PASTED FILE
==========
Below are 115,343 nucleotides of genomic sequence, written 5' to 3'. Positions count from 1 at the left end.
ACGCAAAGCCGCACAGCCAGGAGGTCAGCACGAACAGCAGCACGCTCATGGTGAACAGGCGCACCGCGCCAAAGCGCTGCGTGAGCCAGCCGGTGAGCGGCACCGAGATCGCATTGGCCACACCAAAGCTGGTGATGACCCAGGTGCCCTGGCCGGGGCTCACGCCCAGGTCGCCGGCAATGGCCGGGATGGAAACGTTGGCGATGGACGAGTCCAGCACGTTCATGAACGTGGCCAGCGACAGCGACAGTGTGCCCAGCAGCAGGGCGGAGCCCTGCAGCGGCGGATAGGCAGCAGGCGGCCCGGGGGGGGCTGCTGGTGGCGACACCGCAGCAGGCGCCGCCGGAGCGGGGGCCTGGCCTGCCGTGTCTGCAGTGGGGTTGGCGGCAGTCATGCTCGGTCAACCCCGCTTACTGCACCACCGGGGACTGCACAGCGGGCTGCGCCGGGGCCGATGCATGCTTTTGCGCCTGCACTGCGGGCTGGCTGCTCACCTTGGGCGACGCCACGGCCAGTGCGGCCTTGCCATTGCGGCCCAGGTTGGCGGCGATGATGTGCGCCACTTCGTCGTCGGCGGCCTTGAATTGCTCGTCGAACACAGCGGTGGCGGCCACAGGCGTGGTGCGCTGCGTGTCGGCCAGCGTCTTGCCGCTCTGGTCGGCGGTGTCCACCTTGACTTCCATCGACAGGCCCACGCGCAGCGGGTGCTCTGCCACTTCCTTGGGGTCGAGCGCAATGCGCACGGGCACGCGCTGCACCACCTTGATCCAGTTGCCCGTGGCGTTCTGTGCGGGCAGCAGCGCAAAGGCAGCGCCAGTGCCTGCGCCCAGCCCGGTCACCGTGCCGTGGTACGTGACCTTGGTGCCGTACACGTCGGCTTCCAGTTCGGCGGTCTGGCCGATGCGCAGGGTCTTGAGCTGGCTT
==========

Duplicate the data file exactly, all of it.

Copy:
Below are 115,343 nucleotides of genomic sequence, written 5' to 3'. Positions count from 1 at the left end.
ACGCAAAGCCGCACAGCCAGGAGGTCAGCACGAACAGCAGCACGCTCATGGTGAACAGGCGCACCGCGCCAAAGCGCTGCGTGAGCCAGCCGGTGAGCGGCACCGAGATCGCATTGGCCACACCAAAGCTGGTGATGACCCAGGTGCCCTGGCCGGGGCTCACGCCCAGGTCGCCGGCAATGGCCGGGATGGAAACGTTGGCGATGGACGAGTCCAGCACGTTCATGAACGTGGCCAGCGACAGCGACAGTGTGCCCAGCAGCAGGGCGGAGCCCTGCAGCGGCGGATAGGCAGCAGGCGGCCCGGGGGGGGCTGCTGGTGGCGACACCGCAGCAGGCGCCGCCGGAGCGGGGGCCTGGCCTGCCGTGTCTGCAGTGGGGTTGGCGGCAGTCATGCTCGGTCAACCCCGCTTACTGCACCACCGGGGACTGCACAGCGGGCTGCGCCGGGGCCGATGCATGCTTTTGCGCCTGCACTGCGGGCTGGCTGCTCACCTTGGGCGACGCCACGGCCAGTGCGGCCTTGCCATTGCGGCCCAGGTTGGCGGCGATGATGTGCGCCACTTCGTCGTCGGCGGCCTTGAATTGCTCGTCGAACACAGCGGTGGCGGCCACAGGCGTGGTGCGCTGCGTGTCGGCCAGCGTCTTGCCGCTCTGGTCGGCGGTGTCCACCTTGACTTCCATCGACAGGCCCACGCGCAGCGGGTGCTCTGCCACTTCCTTGGGGTCGAGCGCAATGCGCACGGGCACGCGCTGCACCACCTTGATCCAGTTGCCCGTGGCGTTCTGTGCGGGCAGCAGCGCAAAGGCAGCGCCAGTGCCTGCGCCCAGCCCGGTCACCGTGCCGTGGTACGTGACCTTGGTGCCGTACACGTCGGCTTCCAGTTCGGCGGTCTGGCCGATGCGCAGGGTCTTGAGCTGGCTT